A Spanish edible oils processing facility tasked CoolPlanet with identifying inefficiencies and implementing upgrades to create energy savings and improved product quality.
One of the gap areas which CoolPlanet identified was the cogeneration system, which had a surplus of waste heat energy that could be utilised in a different part of the plant. CoolPlanet harnessed waste heat from the cogeneration system to fuel absorption chiller technology and created a cooling output utilised in the edible oil process.
Some industrial plants that run 24/7 and consume large amounts of electricity and heat utilise cogeneration to service these needs. Cogeneration is an efficient use of fuel because otherwise-wasted heat from electricity generation is put to some productive use offsetting costly and inefficient fossil fuel boilers. Because these systems have many interdependent components there is usually room to increase the efficiency.
The edible oils site in question utilises cogeneration to service their electrical and heat energy needs. A cooling water system is required to operate these engines. The system cools the high temperature stage of the charge air cooler and the cylinder block. The heat surplus from the High Temperature (HT) cooling water was being utilised through various heat exchangers across the site to negate the full volume of steam necessary at these points. However this heat was not being fully siphoned by these users and air coolers were required to extract the remaining heat from the water circuit, dumping it to the atmosphere, before it was redirected to its primary function, cooling down the engine.
Usage of steam in the deodoriser vacuum system was also identified as an area where significant improvements could be made during the CoolPlanetOS analysis process. Sea water was being used to cool the condensate circuit. However, the use of sea water has a number of limits :
- The minimum temperature of the stream due to salt water corrosion and mollusc fouling.
- Sea Temperature changes during the summer months as sea water temperatures rise by 12 degrees, its cooling capabilities decrease even further.
Both of these mean that the plant had to substantially reduce their production as they could not achieve the necessary vacuum required.
Another big industry problem in the refinery process is the loss of tocopherols. During deodorization not only do the impurities leave the oil but also valuable compounds such as tocopherols. Studies have shown that the average losses of total tocopherol content during the chemical and physical refining processes were found to be 30.2% and 35.5%, respectively.
CoolPlanet plugged its CoolPlanetOS technology into the site’s existing SCADA system to harness and analyse the plant’s data. Through an in-depth analysis via CoolPlanetOS, a heat mass balance for the site was developed. A two-pronged approach was undertaken carrying out an assessment of the users connected to the HT circuit from cogeneration and an analysis of the heat being rejected by the HT air battery. It was found that there is currently 2.485MW of HT heat used on site leaving a surplus of over 3MW available to use.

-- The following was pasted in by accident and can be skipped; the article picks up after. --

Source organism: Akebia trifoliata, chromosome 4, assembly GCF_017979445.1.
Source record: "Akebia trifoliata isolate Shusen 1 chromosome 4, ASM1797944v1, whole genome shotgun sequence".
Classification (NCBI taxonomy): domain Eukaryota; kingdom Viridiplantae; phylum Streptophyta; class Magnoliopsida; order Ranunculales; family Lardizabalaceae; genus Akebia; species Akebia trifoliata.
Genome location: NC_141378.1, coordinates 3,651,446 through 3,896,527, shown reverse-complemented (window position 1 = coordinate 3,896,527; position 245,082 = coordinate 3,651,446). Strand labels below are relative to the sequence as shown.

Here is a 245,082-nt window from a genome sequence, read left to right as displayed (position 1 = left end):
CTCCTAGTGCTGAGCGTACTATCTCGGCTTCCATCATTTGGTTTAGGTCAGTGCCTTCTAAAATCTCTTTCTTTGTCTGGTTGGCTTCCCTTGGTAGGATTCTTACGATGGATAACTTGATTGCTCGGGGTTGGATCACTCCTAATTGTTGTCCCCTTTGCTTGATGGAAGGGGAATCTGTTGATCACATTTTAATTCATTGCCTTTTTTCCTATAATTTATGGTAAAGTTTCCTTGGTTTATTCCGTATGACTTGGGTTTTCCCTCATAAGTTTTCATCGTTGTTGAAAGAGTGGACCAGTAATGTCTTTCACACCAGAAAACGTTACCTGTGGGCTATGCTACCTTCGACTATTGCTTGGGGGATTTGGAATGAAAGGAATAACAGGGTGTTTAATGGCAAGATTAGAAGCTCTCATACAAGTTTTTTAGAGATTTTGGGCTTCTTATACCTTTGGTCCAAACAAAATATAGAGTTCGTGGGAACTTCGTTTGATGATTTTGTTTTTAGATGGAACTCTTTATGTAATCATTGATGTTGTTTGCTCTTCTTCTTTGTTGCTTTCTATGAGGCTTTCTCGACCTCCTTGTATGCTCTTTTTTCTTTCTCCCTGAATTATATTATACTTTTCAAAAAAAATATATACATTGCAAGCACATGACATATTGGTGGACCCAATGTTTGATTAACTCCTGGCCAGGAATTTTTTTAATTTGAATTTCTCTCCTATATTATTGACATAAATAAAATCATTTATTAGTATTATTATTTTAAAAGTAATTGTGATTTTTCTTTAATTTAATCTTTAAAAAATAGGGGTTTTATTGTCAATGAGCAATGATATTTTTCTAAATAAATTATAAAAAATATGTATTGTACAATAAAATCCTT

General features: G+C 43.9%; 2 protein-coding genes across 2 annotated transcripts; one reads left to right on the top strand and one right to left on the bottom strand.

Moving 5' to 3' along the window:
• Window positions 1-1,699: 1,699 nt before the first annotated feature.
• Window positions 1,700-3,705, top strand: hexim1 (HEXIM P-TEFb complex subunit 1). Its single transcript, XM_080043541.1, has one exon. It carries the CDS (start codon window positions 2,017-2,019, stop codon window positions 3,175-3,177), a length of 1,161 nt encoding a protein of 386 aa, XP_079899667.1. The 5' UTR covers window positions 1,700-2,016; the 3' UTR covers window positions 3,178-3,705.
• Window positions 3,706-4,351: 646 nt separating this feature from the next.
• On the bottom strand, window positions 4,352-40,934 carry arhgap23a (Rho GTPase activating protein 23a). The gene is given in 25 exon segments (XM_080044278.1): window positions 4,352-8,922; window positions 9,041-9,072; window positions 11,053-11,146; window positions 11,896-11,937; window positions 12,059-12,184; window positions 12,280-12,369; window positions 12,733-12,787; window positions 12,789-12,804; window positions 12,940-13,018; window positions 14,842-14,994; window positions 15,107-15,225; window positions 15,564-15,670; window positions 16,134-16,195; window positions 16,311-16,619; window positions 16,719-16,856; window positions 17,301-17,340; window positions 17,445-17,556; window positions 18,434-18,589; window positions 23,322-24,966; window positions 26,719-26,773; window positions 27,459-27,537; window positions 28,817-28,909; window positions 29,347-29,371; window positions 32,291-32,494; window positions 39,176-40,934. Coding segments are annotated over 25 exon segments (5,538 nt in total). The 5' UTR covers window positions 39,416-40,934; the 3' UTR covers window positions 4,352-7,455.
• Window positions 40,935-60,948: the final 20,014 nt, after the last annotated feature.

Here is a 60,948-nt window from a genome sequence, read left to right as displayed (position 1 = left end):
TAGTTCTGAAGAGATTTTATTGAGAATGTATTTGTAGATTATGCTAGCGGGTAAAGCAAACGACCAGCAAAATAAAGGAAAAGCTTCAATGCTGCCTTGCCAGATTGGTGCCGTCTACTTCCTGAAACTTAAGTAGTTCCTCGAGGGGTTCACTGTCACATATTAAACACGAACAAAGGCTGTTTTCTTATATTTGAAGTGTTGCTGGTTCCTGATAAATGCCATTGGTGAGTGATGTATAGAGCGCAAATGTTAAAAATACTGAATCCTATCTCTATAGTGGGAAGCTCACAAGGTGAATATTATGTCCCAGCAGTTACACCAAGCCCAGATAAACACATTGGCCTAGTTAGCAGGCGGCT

It was proposed to go a step further and turn the cogeneration into a trigeneration system. Trigeneration or combined cooling, heat and power (CCHP) refers to the simultaneous generation of electricity and useful heating and cooling from the combustion of a fuel. This will further increase the efficiency of the overall system.
Trigeneration was possible by installing an Absorption Chiller (ABO) to use the spare heat from the Cogens to generate chilled water with temperatures in the range of 4 – 8C. The absorption chiller caused a very significant decrease in cooling versus the 15 - 27C of the old system. This water stream would be used to chill the condensate in the deodoriser vacuum system to levels where the first two steam ejector stages could operate at 10mbar rather than the 30 mbar. This lower pressure will result in a reduction of steam usage based on the reduced compression ratio required. It also allowed the plant to run at full production throughput during the hotter months of the year along with increasing the tocopherol yield by 2%.
The below graphs show clear steam and vacuum drops after the ABO installation takes place. The blue line represents the chilled water temperature drop for both graphs to show that the other drops happened at the same time, ie as a result of the ABO.
The installed absorption chiller (ABO) technology which led to €267,375 in savings can now be rolled out across the company’s multiple edible oils plants globally where applicable, creating further savings.
The outcome of this project has been significant. The cogeneration, now trigeneration system is operating at a higher level of efficiency. Steam consumption in the deodorising process has decreased by 1.3tonnes/ hr and product quality has also increased. Production throughput has increased throughout the year and deo distillate recovery has increased significantly. CoolPlanetOS is continuously monitoring the new system to ensure that the increased energy efficiency and product quality remains a constant.
The total annual fuel cost was reduced by €183,375 annually, while a further €84,000 was generated from improved product quality at the plant.
In terms of capital expenditure (CAPEX), the payback of the improvements made by CoolPlanet is estimated at only 1.3 years.